Academic journal article Australian Journal of Career Development

Career Development Practice: Facilitating Work-Integrated Learning in Higher Education

Academic journal article Australian Journal of Career Development

Career Development Practice: Facilitating Work-Integrated Learning in Higher Education

Article excerpt

Australian universities can no longer be seen as rarified educational institutions acting as society's repository and dispensary of higher knowledge and learning--if indeed, they ever could be. With the tide of global and national trends demanding universities better engage with the ever complex worlds of work, they are now prone to the vicissitudes of market forces, the vagaries of politics, the risks of securing and balancing private and public funding, the demands from employers for 'employable' graduates and, of course, the needs and desires of their primary interest: students. Indeed, there is an increased focus on learning outside of the academy, and recognition that workplaces can be rich sources of opportunity. This challenges traditional notions of academic work and the university constituency, but presents valuable opportunities for university career development practice. The Australian Government's Bradley Review of Australian higher education in 2008 brought these issues and more into sharp focus; and the review frankly asked no less a question than: 'What is the future of higher education in Australia?'.

It is amidst this complex and dynamic environment that university career development practitioners contribute to institutional missions to produce positive graduate outcomes. To that end, this paper focuses on the role of career development practice in higher education. Using the example of the connection of career development learning to the mainstream delivery of work-integrated learning as our case in point, we show how career development practitioners in Australian universities make a significant contribution to the advancement of the profession and to reinforcing its place as a legitimate educational partner in the provision of higher learning.

REVIEWING THE SECTOR

Following release of the report of the review of career development services in Australia conducted by the Organisation for Economic Cooperation and Development (OECD) in 2002, the Australian Government's Department of Education, Employment and Workplace Relations (DEEWR) recently investigated the career development services of tertiary educational institutions: universities, TAFE colleges and registered training organisations. This review--at least for higher education institutions--was preceded by similar reviews conducted in the early 1990s. Those earlier reports flagged the current need for career services with calls for a greater investment in services by their host universities, along with recommendations on benchmark staffing levels. The most recent review indicated a subsequent growth in the number and size of career services within universities. It found that each Australian university has a career service (however named) operating as a distinct organisational unit, albeit with considerable variance in size, capacity, autonomy and operational budget. An average career service would be minimally staffed by a manager along with staff responsible for career education, career information services, employment services and administrative support. Whether there is an appropriate quantum of investment across the sector remains a moot point. As such, we hasten to highlight the variance in the sector: some career services consist of little more than one or two effective staff members, whereas others comprise units with over fifteen staff members and some operate only via access to temporary contract staffing resources.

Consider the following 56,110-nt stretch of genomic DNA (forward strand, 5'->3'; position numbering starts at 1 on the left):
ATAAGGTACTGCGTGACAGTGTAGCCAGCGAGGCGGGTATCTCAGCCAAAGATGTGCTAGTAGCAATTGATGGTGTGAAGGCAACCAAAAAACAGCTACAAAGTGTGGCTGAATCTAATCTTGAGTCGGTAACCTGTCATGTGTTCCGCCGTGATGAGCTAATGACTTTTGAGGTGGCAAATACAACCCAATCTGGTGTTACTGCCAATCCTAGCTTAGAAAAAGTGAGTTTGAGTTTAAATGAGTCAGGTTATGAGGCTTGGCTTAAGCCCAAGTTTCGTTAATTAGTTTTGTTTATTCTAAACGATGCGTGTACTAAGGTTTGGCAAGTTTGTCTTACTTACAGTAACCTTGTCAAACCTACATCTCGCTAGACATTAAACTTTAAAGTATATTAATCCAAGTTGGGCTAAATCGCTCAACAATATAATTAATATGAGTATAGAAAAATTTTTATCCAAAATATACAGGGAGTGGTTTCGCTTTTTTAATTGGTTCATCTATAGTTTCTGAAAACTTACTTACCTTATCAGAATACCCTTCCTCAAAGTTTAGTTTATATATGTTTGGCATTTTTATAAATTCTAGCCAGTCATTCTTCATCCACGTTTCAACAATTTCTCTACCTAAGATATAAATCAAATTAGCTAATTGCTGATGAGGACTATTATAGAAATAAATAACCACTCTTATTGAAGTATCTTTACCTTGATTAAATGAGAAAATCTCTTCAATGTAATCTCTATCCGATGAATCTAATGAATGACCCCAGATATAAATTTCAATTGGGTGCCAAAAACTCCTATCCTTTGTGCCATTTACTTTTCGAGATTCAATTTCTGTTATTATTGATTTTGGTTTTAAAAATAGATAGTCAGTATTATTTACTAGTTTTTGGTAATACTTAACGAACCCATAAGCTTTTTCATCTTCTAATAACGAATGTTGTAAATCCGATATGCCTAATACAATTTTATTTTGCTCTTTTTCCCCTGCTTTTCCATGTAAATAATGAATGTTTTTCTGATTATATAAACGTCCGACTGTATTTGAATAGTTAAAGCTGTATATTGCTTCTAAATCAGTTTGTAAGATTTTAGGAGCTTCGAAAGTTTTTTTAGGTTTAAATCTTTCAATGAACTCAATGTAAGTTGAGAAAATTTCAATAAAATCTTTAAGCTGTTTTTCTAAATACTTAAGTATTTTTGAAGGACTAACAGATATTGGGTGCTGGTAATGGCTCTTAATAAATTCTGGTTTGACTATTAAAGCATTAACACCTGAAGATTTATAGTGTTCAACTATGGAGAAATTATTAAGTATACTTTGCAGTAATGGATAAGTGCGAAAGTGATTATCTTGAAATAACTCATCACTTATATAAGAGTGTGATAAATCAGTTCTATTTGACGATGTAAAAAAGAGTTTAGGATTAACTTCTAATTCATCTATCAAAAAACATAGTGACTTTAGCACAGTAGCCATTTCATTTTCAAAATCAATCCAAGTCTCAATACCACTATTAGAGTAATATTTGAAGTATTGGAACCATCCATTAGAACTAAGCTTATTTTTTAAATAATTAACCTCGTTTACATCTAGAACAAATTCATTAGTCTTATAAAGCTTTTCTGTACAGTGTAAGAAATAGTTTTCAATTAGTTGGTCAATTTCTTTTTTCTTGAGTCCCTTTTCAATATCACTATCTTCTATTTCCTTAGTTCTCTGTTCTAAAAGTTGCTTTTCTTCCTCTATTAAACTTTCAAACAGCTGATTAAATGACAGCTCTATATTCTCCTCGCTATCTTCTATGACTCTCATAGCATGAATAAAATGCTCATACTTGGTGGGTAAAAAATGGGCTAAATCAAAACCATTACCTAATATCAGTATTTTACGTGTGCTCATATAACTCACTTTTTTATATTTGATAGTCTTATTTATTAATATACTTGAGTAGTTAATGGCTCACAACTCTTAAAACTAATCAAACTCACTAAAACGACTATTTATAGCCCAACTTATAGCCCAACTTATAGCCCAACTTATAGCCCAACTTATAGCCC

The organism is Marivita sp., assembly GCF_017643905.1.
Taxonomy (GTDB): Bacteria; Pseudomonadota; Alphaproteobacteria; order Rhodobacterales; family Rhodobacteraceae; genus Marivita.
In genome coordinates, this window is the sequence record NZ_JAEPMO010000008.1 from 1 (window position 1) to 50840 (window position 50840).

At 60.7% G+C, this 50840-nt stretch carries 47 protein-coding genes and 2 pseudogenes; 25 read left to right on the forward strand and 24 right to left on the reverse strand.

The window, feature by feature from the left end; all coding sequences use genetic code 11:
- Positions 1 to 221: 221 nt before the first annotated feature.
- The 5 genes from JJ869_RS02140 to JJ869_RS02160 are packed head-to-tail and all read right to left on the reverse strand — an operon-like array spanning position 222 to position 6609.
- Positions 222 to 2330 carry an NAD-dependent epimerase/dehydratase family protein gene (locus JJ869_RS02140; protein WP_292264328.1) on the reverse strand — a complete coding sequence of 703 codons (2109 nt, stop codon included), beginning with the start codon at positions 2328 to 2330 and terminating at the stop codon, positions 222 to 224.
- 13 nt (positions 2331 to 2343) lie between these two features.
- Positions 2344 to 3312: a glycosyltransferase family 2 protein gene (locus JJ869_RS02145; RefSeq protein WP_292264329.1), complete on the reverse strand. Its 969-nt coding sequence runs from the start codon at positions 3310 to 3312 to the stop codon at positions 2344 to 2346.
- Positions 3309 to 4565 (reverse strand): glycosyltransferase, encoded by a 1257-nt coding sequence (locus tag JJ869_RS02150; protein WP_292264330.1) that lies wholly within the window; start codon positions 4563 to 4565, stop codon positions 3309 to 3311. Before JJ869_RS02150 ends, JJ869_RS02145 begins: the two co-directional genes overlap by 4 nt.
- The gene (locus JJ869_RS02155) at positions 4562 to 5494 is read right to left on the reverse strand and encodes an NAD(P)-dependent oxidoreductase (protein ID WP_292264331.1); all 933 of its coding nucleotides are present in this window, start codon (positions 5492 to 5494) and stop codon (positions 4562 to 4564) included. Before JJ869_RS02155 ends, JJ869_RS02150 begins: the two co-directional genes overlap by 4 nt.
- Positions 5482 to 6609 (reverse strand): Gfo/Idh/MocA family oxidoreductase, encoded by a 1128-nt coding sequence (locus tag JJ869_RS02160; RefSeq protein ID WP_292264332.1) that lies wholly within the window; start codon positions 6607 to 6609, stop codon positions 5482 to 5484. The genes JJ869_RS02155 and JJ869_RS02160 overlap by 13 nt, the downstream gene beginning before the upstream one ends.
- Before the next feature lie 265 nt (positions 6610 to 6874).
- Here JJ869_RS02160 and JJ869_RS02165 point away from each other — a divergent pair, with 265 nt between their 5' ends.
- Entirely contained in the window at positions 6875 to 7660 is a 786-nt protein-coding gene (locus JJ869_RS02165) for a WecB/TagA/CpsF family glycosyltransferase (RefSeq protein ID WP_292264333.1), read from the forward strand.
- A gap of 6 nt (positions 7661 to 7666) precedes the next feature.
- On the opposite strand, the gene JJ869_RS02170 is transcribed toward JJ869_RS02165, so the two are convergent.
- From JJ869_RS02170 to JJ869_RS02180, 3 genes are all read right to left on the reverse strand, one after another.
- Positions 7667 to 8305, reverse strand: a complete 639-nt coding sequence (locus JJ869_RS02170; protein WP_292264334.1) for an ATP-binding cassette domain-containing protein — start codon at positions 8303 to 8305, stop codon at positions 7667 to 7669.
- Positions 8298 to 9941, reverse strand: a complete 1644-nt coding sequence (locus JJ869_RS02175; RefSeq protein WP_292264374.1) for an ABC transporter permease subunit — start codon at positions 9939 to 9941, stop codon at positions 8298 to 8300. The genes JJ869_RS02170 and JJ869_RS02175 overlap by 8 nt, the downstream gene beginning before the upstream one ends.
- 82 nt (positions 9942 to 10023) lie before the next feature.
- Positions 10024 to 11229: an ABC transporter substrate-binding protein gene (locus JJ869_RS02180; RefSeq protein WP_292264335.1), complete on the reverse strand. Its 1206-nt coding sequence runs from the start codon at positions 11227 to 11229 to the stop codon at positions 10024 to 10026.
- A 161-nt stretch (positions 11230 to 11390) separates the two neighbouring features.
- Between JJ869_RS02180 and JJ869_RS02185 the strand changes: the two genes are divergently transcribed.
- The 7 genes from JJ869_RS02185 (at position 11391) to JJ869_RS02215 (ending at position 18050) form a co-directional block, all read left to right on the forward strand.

It is through the prism of resources that the delivery of professional career development services must be considered. Every university career service is confronted with how to most effectively and efficiently deliver career development services to thousands of students whose population's diversity (with respect to socioeconomic, demographic, educational and development needs) make it impossible to roll out a one-size-fits-all approach. In essence, the answer requires a strategic approach which is not only responsive to current trends in the sector, but which lays the groundwork for the innovative enhancement of career development services so as to ensure their relevance to design and teaching of future degree programs--core business indeed. …

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